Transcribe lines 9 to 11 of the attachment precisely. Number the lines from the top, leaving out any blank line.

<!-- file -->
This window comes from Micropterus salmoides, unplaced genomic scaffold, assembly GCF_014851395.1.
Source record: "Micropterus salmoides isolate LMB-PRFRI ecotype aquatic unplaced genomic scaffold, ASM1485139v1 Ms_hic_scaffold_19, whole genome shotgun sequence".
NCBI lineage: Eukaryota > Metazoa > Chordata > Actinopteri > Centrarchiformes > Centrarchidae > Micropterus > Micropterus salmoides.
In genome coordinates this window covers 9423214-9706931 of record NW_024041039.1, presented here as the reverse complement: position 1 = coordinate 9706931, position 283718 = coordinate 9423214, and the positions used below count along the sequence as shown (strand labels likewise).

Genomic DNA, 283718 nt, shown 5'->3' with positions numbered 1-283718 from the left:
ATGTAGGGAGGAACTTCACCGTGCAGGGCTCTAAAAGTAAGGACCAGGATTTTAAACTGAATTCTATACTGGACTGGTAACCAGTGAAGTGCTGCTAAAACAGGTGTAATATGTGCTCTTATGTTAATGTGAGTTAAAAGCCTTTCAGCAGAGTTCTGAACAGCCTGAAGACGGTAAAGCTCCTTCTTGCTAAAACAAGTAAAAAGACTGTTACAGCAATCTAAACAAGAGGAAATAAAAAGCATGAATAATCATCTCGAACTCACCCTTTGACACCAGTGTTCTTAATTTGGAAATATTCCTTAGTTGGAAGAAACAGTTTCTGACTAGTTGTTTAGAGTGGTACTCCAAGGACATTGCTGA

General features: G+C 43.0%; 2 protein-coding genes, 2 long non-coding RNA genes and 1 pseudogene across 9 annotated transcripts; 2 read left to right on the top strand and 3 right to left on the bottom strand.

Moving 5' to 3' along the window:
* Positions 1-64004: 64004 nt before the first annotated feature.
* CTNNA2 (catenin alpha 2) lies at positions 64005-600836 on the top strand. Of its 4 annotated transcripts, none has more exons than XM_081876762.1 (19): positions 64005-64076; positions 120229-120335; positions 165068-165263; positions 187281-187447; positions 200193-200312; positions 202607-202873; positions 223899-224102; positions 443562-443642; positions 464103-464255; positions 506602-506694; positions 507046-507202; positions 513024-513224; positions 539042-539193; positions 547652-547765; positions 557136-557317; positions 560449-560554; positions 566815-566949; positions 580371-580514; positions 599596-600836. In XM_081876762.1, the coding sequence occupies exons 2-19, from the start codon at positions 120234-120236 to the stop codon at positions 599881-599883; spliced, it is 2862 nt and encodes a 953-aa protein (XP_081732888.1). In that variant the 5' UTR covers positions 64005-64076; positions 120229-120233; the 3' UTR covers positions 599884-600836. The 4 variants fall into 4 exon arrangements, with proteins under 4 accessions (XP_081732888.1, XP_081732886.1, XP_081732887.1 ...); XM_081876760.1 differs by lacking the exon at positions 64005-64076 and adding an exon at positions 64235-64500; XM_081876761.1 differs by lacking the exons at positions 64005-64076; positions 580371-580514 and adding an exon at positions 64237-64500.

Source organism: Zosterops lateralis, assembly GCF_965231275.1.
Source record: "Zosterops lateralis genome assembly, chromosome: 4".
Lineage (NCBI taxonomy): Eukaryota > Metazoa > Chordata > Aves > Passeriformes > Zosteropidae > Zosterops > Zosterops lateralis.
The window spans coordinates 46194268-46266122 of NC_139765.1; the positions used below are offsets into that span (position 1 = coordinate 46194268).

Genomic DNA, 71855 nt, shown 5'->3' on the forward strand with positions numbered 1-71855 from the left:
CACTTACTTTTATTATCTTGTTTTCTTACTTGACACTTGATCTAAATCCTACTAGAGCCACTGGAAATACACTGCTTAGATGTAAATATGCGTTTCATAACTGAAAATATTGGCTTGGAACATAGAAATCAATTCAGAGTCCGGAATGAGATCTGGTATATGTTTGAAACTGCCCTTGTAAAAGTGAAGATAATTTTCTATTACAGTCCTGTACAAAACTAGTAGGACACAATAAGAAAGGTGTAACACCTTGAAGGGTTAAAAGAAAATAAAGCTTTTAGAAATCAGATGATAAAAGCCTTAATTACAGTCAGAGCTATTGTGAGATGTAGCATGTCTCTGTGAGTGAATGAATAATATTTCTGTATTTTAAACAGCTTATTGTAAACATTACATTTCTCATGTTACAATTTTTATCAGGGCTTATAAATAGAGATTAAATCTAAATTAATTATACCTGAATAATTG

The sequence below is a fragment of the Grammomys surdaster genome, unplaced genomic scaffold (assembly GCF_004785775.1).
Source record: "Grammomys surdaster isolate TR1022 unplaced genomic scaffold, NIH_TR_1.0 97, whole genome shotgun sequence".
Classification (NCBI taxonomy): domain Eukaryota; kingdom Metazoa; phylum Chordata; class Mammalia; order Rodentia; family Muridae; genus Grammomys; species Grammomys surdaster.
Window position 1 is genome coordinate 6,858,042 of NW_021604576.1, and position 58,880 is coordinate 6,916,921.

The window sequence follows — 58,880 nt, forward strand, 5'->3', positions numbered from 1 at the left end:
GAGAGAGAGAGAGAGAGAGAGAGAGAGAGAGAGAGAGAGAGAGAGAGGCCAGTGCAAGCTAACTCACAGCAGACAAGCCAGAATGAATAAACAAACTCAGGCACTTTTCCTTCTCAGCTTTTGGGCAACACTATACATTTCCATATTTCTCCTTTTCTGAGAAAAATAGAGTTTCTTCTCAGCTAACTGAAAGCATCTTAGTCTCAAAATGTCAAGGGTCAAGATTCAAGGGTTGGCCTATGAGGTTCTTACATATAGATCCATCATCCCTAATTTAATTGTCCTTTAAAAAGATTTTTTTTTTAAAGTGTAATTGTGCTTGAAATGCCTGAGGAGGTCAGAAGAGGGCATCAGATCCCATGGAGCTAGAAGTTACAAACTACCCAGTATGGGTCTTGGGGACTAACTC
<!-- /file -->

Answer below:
* Positions 1-64004: 64004 nt before the first annotated feature.
* CTNNA2 (catenin alpha 2) lies at positions 64005-600836 on the top strand. Of its 4 annotated transcripts, none has more exons than XM_081876762.1 (19): positions 64005-64076; positions 120229-120335; positions 165068-165263; positions 187281-187447; positions 200193-200312; positions 202607-202873; positions 223899-224102; positions 443562-443642; positions 464103-464255; positions 506602-506694; positions 507046-507202; positions 513024-513224; positions 539042-539193; positions 547652-547765; positions 557136-557317; positions 560449-560554; positions 566815-566949; positions 580371-580514; positions 599596-600836. In XM_081876762.1, the coding sequence occupies exons 2-19, from the start codon at positions 120234-120236 to the stop codon at positions 599881-599883; spliced, it is 2862 nt and encodes a 953-aa protein (XP_081732888.1). In that variant the 5' UTR covers positions 64005-64076; positions 120229-120233; the 3' UTR covers positions 599884-600836. The 4 variants fall into 4 exon arrangements, with proteins under 4 accessions (XP_081732888.1, XP_081732886.1, XP_081732887.1 ...); XM_081876760.1 differs by lacking the exon at positions 64005-64076 and adding an exon at positions 64235-64500; XM_081876761.1 differs by lacking the exons at positions 64005-64076; positions 580371-580514 and adding an exon at positions 64237-64500.

Source organism: Zosterops lateralis, assembly GCF_965231275.1.